To suggest that the Japanese on Saipan and Okinawa all killed themselves because of Marine brutality on Peleliu is totally wrong. Saipan happened before Peleliu for one. Second, my father was a Marine at Saipan and Okinawa, and he said his fellow Leathernecks were absolutely stupefied by what took place at the end of the Saipan battle and would have stopped it if they could.

I have no problem with a program on the brutality it took on our part to win the war, but to have such an obvious factual error to smear the Marines is very poor on the part of Niall Ferguson and should have been caught by PBS before the program aired. Again, no censoring of opinion, but factual errors like this should be below the standards of our Public Broadcasting System.

James R. Riffel, San Diego, CA

I understand and acknowledge the left bias of PBS. This in my opinion has gone way too far. I just caught the last 30 minutes of the War of the World. How is it that a show that is so slanted as to call the U.S. led forces terrorist. Stating that it is now not clear who won the war? Showing Japanese soldiers wounded and seemingly unarmed being shot while the narrator describes the U.S. soldiers as being no better than Hitler's death camp commanders. The film failed to say that the Japanese would bobby trap themselves so as to kill the soldier who attempted to move them. Many of our brave men were killed or wounded by such cowardly acts, as in today's suicide bombers in the Mid-East. I am trying my best to teach my family to live and do right. It is difficult enough without them being exposed to supposed history and false reporting of facts. PBS and the stations who show this should be ashamed. Freedom of the press is one of the foundations of our great country. I and our country must have the freedom to point out when our government makes mistakes or does wrong. This is not one of those times. Yes we worked together with one of the worst tyrants in history, yes innocent people were hurt and killed, but to suggest that the USA is no better than Hitler's Nazi rule is unforgivable. I support the right to make this film. I at the same time encourage PBS to pull it, or at the very least give equal time to refute its content so that children and others watching can learn accurate history without the anti-American slant. I am glad I screened this before allowing my family to view it. I will use my freedom of choice and choose to not watch any more of this show.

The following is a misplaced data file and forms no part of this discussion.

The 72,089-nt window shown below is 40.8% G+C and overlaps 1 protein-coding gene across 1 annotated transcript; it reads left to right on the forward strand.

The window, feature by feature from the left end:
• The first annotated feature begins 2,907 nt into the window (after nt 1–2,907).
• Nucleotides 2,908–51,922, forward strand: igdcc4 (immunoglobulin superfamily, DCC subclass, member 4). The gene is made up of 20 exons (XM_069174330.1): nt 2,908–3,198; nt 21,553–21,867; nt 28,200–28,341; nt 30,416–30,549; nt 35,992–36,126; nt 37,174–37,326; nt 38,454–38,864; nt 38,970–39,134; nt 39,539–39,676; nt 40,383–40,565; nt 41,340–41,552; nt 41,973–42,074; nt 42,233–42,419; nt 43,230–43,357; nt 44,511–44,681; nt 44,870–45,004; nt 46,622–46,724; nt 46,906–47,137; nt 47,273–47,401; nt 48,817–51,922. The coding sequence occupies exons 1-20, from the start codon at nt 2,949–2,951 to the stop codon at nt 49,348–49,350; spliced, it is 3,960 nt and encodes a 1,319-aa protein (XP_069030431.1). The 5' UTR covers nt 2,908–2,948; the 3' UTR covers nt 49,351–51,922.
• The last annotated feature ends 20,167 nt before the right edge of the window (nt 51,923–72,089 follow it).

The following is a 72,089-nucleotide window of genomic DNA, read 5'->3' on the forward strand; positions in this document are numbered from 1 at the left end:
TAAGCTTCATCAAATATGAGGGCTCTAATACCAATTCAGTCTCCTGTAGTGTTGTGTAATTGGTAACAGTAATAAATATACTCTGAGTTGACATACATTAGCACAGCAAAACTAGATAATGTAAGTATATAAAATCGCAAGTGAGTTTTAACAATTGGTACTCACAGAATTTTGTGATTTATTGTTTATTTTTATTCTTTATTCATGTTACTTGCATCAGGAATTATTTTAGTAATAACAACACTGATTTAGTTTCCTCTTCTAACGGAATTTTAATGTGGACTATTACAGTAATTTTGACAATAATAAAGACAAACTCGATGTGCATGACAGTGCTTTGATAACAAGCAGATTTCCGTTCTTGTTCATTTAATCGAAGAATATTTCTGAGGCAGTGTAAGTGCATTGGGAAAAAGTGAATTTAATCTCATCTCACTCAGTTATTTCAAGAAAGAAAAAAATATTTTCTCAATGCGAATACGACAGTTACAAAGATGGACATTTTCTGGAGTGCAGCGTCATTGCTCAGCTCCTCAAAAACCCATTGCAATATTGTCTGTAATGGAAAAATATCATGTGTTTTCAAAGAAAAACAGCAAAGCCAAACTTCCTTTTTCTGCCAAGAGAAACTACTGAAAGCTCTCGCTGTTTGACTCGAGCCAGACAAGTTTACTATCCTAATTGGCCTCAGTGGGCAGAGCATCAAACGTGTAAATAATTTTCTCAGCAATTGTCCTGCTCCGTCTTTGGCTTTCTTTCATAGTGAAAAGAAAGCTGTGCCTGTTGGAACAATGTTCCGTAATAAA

Steve Sandberg, Louisville, KY

No Friends of Fox

Now, back to the item near the top of this column. The situation I am referring to involves the Fox News Channel broadcast "Fox & Friends" on the morning of July 2. On that program, co-hosts Steve Doocy and Brian Kilmeade labeled New York Times reporter Jacques Steinberg and his editor, Steven Reddicliffe, as "attack dogs" because of a June 28 news story in the Times that Steinberg, who covers television, had written about new cable channel ratings. This story reported on soon-to-be released cable news ratings that showed Fox in the top spot with those viewers of great interest to advertisers, but that for the first three months of the year, CNN had vaulted over Fox. And the reporter cited "a more ominous trend for Fox" in these numbers which showed that CNN and MSNBC "have added viewers at far more dramatic rates."

That seems like pretty standard stuff for media reporters and readers. But the Fox program hosts referred to it as a "hit piece" ordered up by Reddicliffe, a supposedly disgruntled former editor of TV Guide, which was owned by Fox News' parent company, News Corporation. Steinberg and Reddicliffe were labeled on the screen as "attack dogs" and photographs of the two men were shown that appeared to have been altered in a degrading and unflattering way.